For the first phylogenetic analysis we included amino acid positions 121–369 in TAAC (spanning the six transmembrane domains), which resulted in 340 aligned positions. The analysis was carried out using a Bayesian approach. We used four parallel chains of a reverse model jump protein Bayesian analysis in MrBayes 3.1.2 (Huelsenbeck and Ronquist, 2001). Each chain was run for two million generations and sampled every 1,000 generations. The tree in Figure 1 shows a well-supported [posterior probability (PP) = 1.0] N-terminal containing clade (the “TAAC clade”) that includes land plants and some copies from Chlorophyta, but no proteins from other taxa. Sister to this clade with strong support (PP = 1.0) is a clade (also PP = 1.0) containing proteins from Chlorophyta that lack the N-terminal motif, including proteins from Chlamydomonas, Chlorella, and Volvox.
Figure 1. Protein phylogeny of 340 Muscle aligned positions of selected members of the MC family. The analysis involved 51 protein sequences, including 17 from Arabidopsis. The root position shown is arbitrary. The mid-point root position is marked, as is the clade containing all TAAC-like sequences (boxed in red). The clade of Green Plants is marked in green. All plant sequences outside this clade are indicated by green arrows. Accession numbers follow the gene annotation (where available) and names of genera within which the proteins are found. The position of Arabidopsis TAAC is highlighted in red. The scale bar indicates substitutions per site. Posterior probabilities ≥0.90 of clades summarizing two million Markov chain Monte Carlo generations (of a reversible model jump protein Bayesian analysis in MrBayes 3.1.2) are shown above branches. The results discussed are robust to an alternative alignment (MAFFT, not shown).
The best BlastP matches to proteins from the following taxa did not contain the N-terminal motif, although they each possessed the conserved six transmembrane domain structure: Amoebozoa, Animalia, Euglenozoa, Fungi, Opisthokonta, Rhodophyta, and Stramenopiles – the latter includes brown algae and diatoms (nomenclature based on NCBI’s taxonomy). All other eukaryote taxa at one hierarchical level below Eukaryota in NCBI’s taxonomy were searched, but did not contain BlastP matches to AtTAAC with E-values <10−55. Apart from TAAC, only one other protein from Arabidopsis is also a member of the TAAC clade and contains this motif, namely the one encoded by the At3g51870 gene. The amino acid sequences of these two proteins are 67% identical.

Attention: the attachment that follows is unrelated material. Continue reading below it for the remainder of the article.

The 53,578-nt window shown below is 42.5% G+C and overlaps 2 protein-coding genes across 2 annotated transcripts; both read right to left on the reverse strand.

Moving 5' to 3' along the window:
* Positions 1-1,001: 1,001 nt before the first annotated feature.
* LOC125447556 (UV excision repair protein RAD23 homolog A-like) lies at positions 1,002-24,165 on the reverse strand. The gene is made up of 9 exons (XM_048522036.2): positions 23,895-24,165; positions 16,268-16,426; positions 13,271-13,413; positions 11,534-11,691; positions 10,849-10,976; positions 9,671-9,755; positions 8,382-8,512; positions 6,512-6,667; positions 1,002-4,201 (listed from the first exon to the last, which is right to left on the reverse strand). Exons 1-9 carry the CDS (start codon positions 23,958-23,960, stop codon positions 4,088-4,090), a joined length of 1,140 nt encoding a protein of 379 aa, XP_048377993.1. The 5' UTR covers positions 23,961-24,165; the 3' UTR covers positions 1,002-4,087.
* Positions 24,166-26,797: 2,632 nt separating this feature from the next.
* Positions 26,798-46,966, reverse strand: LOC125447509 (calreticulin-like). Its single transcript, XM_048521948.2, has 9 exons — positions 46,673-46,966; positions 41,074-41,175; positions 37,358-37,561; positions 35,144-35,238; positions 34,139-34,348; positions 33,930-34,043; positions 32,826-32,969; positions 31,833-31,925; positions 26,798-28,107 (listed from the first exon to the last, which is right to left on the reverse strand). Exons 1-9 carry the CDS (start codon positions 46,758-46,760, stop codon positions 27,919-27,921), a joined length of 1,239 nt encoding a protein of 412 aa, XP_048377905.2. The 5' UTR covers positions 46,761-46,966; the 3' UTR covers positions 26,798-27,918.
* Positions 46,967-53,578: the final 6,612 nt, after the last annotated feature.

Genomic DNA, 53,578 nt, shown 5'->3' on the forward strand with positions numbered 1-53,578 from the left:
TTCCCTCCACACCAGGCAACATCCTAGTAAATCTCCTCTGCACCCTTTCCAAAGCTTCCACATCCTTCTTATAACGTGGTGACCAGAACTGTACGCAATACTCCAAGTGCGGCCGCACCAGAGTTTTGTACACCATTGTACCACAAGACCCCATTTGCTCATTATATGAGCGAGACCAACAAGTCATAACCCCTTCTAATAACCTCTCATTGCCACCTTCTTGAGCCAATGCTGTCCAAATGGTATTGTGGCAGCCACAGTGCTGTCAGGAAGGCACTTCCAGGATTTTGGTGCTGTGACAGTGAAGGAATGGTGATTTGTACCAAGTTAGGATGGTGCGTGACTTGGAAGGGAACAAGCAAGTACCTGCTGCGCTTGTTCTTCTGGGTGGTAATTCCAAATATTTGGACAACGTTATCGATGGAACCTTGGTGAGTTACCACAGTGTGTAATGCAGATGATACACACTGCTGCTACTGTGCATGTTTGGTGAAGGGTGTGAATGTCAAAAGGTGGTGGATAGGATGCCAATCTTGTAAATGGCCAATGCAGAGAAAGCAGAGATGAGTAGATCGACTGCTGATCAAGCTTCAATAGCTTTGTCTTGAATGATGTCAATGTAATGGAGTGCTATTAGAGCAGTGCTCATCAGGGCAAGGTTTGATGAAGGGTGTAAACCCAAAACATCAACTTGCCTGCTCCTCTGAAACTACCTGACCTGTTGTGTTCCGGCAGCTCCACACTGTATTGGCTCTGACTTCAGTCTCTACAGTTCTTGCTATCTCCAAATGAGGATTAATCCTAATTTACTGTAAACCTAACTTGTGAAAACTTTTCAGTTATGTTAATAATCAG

The TAAC clade contains relatively short branches in relation to the remainder of the phylogeny, making it unlikely that the root resides within the clade. This is also consistent with mid-point rooting (marked in Figure 1) as well as the phylogenetic pattern expected among the plants that carry these proteins. Together, this indicates that the TAAC clade contains several proteins orthologous to AtTAAC. This clade also contains duplicated copies (paralogs) from several plant taxa (more are seen in our expanded sample in Figure 2, details below), but these are inferred to have arisen only after green plants diverged from other eukaryotes and are expected due to the action of recent gene and/or genome duplication (e.g., in Arabidopsis, Bowers et al., 2003; legumes, Pfeil et al., 2005; Physcomitrella, Rensing et al., 2007).
Figure 2. Protein phylogeny of 379 Muscle aligned positions of selected members of the MC family, focusing on the TAAC clade (marked). The analysis involved 35 protein sequences, including two from Arabidopsis. The root position is based on Figure 1. Accession numbers follow the names of genera within which the proteins are found. The taxon to which each subclade belongs is indicated. The position of Arabidopsis TAAC is highlighted in red. The scale bar indicates substitutions per site. Posterior probabilities ≥0.90 of clades, analyzed as in Figure 1, are shown above branches. The results discussed are robust to an alternative alignment (MAFFT, not shown).